A 73-years-old female was diagnosed with left breast carcinoma, cT2N0M0 and underwent breast conservation surgery with axillary lymph node dissection and received adjuvant brachytherapy 20 Grays, 2 fractions approximately 20 years back. After approximately 10 years of disease-free interval, she developed a nonhealing ulcer at the inframammary crease of the ipsilateral breast. The ulcer did not heal with conservative treatment and gradually increased to the size of approximately 3.5 cm × 3.0 cm with necrotic slough on the ulcer base [Figure 1]a. Whole-body positron-emission tomography/computed tomography revealed speculate ulcer of size 1.6 cm × 2.4 cm × 3.5 cm (maximum standard uptake value – 1.89), suspicious of inflammatory (?), or recurrent (?) lesion. Histopathological examination (HPE) revealed irregular acanthotic epidermis, mild dermal inflammatory infiltrate, fibrosis, and fibrinous exudate with no evidence of recurrent malignancy, suggestive of ORN. Wide local excision with underlying ribs sequestrectomy was done with gross margins of 1 cm all round. A postoperative defect of size 6.0 cm × 5.0 cm × 3.0 cm was formed [Figure 1]b. The defect was reconstructed with the thoracoabdominal flap [Figure 1]c. The specimen was sent for HPE [Figure 1]d. The patient recovered uneventfully. HPE was consistent with similar initial pathological findings.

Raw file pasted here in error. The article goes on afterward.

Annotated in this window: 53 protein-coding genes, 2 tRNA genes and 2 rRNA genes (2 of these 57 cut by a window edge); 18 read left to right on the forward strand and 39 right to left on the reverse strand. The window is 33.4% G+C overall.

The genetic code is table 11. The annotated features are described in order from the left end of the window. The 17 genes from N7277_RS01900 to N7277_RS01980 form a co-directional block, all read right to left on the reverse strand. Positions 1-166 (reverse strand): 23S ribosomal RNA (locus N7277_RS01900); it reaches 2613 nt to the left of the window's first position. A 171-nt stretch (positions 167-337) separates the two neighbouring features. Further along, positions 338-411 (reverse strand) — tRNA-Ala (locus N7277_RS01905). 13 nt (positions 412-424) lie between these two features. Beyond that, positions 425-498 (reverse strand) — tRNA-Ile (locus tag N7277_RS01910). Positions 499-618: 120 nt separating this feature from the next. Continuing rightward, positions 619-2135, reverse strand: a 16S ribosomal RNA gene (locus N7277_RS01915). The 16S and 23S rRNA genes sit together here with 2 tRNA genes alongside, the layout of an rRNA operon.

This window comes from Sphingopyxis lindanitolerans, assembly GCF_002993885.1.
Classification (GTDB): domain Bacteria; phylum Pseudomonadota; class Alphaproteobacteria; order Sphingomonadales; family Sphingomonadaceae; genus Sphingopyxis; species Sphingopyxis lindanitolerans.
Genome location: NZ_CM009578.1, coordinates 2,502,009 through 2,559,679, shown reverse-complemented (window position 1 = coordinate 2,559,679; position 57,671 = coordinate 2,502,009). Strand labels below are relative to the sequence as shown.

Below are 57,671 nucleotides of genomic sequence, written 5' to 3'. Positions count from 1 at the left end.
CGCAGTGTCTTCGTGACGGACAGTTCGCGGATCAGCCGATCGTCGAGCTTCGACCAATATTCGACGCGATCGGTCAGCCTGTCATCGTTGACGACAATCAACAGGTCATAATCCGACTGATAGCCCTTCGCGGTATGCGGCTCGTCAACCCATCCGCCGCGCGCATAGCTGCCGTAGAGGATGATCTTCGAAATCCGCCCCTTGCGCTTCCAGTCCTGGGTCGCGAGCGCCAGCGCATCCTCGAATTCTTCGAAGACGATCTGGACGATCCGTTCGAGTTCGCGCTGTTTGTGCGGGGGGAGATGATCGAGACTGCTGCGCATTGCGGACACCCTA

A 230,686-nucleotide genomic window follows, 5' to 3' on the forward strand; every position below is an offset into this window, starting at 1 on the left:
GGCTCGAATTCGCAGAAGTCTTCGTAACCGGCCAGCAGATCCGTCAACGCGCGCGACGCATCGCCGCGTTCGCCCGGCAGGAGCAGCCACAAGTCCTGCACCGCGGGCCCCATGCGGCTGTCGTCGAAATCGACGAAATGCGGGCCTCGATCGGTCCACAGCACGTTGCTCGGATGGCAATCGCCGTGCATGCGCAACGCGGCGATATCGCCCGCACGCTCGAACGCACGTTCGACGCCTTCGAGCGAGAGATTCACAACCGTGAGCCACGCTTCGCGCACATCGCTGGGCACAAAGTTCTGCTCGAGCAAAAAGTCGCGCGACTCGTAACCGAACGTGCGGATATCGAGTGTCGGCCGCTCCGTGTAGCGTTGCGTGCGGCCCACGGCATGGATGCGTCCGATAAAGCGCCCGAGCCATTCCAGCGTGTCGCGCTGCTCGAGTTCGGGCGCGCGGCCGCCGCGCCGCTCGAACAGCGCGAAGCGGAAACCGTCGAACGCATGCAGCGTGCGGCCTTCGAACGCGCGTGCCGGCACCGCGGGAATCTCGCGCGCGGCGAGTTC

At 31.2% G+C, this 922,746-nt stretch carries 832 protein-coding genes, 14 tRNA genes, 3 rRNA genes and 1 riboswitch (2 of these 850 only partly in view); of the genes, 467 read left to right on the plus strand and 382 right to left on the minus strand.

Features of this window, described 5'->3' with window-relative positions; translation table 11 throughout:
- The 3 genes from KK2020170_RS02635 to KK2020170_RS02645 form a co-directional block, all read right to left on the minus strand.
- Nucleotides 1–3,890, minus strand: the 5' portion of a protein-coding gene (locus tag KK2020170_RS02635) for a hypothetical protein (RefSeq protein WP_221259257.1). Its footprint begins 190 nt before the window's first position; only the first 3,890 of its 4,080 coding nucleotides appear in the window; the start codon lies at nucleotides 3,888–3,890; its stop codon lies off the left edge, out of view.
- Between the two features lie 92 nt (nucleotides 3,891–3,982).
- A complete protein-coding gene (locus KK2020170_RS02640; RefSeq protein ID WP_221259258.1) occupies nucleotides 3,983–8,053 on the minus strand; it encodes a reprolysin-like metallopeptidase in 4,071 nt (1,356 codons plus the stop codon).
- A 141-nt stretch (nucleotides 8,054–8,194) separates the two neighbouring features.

Figure 1: The nonhealing ulcer with necrotic slough on the base (a), postoperative wound defect (b), thoracoabdominal flap reconstruction (c), and surgical specimen (d)

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Chest wall ORN is an extremely rare radiation-induced toxicity. Hypoxia, hypovascularity, and hypocellularity due to radiation-induced free radicals are responsible for it.[3] The differentiation of ORN from recurrence is critical for the clinician. Biopsy of wound edge rules out the tumor recurrence. ORN heals spontaneously with secondary intention usually.[4] However, surgical debridement with en bloc resection of affected tissues followed by reconstruction with nonirradiated tissue is warranted in selected patients.[5] A transposition flap is defined as a flap that should be elevated over a normal skin area to reach its eventual primary defect destination. This reconstruction through a thoracoabdominal transposition flap allows preserving breast anatomy and its natural contour. It also provides skin with a similar color and texture to the defect, as an alternative to the free flap. Furthermore, it is a better surgical option than second-intention closure that is a long time-consuming healing process associated with a high chance of infection. The flap is well vascularized and consists of well-vascularized nonirradiated tissue. This surgical technique is a single-stage procedure and it provides a satisfactory cosmetic to the patient. The prognosis of ORN after flap reconstruction is excellent. The clinicians should be aware of such rare adverse events of brachytherapy.